Breaking down Blake Griffin's post game has become something of a basketball obsession. For a young player with his talent, nit-picking every aspect of his skill set is simply par for the course. But are the criticisms well-founded? And on what criteria are they built?
The first point to be made when talking about Griffin's post game is that, regardless of how appealing the results are visually, they are indisputably effective. According to mySynergySports (subscription required) he's averaging 0.85 points per post-up possession, making him the 30th most efficient post scorer in the league.
Griffin is shooting 45.3 percent from the field on post-up possessions and drawing a shooting foul on 17.3 percent of those possessions, both very healthy numbers and roughly comparable to his marks for the last two seasons.
But working in the post is still generally seen as a big hole in Griffin's game.
Over the past two years Sebastian Pruiti, Jared Dubin and Rob Mahoney have all taken a crack at analyzing his post game, coming to roughly the same conclusion: Griffin's post game is much better than he gets credit for.
From Dubin's article, last January:
Without fail, every time Blake Griffin is putting on a show, the chirpers come out of the woodwork. “All he does is dunk.” “He never takes jump shots.” “He has no post game.” Those of us who watch closely, who have seen Griffin slowly but surely morph into one of the most powerful offensive forces in the league, know better. The truth is, Griffin has been developing his post game for years, and it’s come to the point where he’s now one of the toughest covers in the league on the low block.
Watching some video can help us see exactly where the disconnect is between perception of effectiveness and the reality of his efficiency.
These three possessions from a mid-November game against the Grizzlies are a microcosm of where Griffin's post game stands right now.
The first thing to notice is how aggressively he fights for position. As the Clippers bring the ball up the floor, he is usually headed right for the block to try to establish deep position before the defense has a chance to get set. He doesn't shy away from contact and is frequently able to bully his way right to the rim.
The problem is that he's often so focused on forcefully moving his defender that he begins his moves off-balance. Take a look at this image from a post-up possession against Kevin Love and the Timberwolves.
Griffin is about to spin back toward the baseline and his right hand. But he's so off-balance from bumping back Love that all his weight is on his pivot foot. This limits how far he can rotate back toward the baseline and means that ultimately he won't cover much ground with the spin. Here's the full possession.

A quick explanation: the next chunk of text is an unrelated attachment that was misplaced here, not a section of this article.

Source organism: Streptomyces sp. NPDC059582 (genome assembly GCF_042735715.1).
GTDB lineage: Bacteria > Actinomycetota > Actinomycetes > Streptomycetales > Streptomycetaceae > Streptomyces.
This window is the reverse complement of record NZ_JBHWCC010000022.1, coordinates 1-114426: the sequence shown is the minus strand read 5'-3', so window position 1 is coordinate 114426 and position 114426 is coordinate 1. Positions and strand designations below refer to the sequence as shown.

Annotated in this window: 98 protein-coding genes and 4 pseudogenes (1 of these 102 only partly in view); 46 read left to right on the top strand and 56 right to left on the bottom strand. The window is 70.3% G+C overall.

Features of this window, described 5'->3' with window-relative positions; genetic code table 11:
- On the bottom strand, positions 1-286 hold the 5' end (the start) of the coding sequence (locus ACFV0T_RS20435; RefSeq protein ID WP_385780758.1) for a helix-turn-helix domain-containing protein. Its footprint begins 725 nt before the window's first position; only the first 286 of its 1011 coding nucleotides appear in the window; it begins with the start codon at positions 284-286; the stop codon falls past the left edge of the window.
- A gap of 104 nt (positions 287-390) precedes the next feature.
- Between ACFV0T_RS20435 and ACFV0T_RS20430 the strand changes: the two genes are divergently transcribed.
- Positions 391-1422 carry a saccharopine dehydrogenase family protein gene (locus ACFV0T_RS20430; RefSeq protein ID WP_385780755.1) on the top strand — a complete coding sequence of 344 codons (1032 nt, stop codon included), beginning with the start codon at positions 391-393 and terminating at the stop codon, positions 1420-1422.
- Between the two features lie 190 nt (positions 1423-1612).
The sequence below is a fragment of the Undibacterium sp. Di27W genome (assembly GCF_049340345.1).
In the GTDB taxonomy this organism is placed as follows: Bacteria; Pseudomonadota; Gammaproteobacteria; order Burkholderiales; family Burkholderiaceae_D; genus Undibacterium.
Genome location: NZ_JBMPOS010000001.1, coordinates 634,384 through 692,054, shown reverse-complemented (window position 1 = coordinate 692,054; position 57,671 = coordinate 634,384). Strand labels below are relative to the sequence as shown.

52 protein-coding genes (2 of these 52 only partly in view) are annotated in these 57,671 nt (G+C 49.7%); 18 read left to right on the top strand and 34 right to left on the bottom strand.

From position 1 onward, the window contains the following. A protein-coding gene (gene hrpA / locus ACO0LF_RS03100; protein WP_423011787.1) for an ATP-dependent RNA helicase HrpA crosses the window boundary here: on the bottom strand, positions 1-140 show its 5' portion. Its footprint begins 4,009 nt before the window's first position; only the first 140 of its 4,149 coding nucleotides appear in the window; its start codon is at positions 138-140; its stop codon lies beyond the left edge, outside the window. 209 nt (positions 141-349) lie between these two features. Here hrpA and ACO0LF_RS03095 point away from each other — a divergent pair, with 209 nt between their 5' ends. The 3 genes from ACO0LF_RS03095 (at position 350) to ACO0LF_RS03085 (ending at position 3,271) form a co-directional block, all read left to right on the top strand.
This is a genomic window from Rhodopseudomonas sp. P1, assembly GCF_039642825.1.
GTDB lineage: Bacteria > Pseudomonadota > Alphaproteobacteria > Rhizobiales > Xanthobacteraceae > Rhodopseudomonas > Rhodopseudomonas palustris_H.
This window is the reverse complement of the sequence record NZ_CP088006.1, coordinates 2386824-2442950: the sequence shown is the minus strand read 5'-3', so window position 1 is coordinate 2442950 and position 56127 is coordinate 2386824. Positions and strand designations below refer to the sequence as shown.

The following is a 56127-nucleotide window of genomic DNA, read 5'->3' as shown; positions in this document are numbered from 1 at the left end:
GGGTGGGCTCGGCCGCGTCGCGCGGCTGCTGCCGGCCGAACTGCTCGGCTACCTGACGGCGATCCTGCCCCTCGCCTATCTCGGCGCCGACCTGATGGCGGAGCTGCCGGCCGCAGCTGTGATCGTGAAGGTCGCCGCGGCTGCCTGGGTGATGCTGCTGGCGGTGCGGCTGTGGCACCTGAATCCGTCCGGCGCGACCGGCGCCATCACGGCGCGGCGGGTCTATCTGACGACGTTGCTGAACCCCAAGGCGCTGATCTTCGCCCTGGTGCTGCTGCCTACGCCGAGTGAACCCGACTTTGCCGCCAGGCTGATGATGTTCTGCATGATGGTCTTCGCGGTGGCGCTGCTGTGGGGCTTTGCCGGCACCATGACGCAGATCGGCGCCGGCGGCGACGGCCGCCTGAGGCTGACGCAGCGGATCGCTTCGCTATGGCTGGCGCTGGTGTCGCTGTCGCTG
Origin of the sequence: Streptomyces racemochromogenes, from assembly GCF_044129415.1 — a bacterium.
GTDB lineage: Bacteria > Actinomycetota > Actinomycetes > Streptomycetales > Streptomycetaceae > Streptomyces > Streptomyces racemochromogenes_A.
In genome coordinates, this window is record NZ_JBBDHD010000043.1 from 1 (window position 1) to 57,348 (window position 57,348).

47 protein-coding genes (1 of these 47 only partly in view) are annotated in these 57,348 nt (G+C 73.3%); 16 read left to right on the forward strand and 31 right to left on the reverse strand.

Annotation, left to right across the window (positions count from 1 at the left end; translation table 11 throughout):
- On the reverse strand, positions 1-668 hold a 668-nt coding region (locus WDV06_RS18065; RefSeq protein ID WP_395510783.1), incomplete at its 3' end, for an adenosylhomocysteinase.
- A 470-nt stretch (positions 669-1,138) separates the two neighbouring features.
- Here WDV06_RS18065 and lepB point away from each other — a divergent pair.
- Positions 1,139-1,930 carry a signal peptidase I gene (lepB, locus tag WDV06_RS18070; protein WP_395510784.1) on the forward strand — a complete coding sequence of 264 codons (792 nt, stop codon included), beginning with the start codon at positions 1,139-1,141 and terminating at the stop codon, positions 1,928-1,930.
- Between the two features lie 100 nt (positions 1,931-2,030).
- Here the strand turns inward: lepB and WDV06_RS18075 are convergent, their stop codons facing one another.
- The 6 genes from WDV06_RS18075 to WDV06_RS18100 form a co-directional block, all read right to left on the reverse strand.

There is rarely any economy to his movement in the post. Often his sequences of moves and countermoves appear to be strung together in a pre-determined fashion, rather than a series of responses to the movements of the defense. You'll often see him spinning and pump-faking several times only to find himself in the exact same position and shooting off-balance against a defender that hasn't moved.
Frequently it appears that his plan is just getting off the ground and figuring it out in the air. Here he uses a nice up-and-under fake to get his defender in the air. He's able to spin back into the lane and drop in the jump hook, but you can see that he has his back to the basket.
This would be an extremely difficult shot for a player of lesser athleticism, but Griffin makes it look easy.
When Griffin is successful in the post, it's usually a single move that obliterates the defense with his superior athleticism. Here deep position, a simple spin and his obscene vertical leap let him drop in a lefty jump hook:
Here, an up-and-under creates space for a layup as defenders bounce off him:
Here, a lightning-quick baseline spin becomes another leaping jump hook:
As impressive as these plays are, you can also see the outlines of why Griffin's post game is still constantly critiqued. His low post successes are devoid of the flash that characterizes the rest of his game. He does very simple things but with great strength and quickness.
That's vastly different from the way signature low-post scorers of the past went about their business. Hakeem Olajuwon and Kevin McHale would put defenders on a string, abusing them with an artful sequence of feints and spins before eventually relenting and dropping the ball through the hoop.
For them, post play was a cerebral and psychological battle, splendidly executed. Griffin is more brawn and brute force. It's a trite metaphor, but Olajuwon and McHale were playing chess while Griffin is jumping around a checkerboard. That's not to demean the results because, as the numbers at the beginning of this article showed, Griffin's particular style has proved to be effective.
But the criticisms will persist because numeric effectiveness doesn't usually inspire when it isn't paired with artful aesthetics. In the end what Griffin does may matter less to us than how he does it.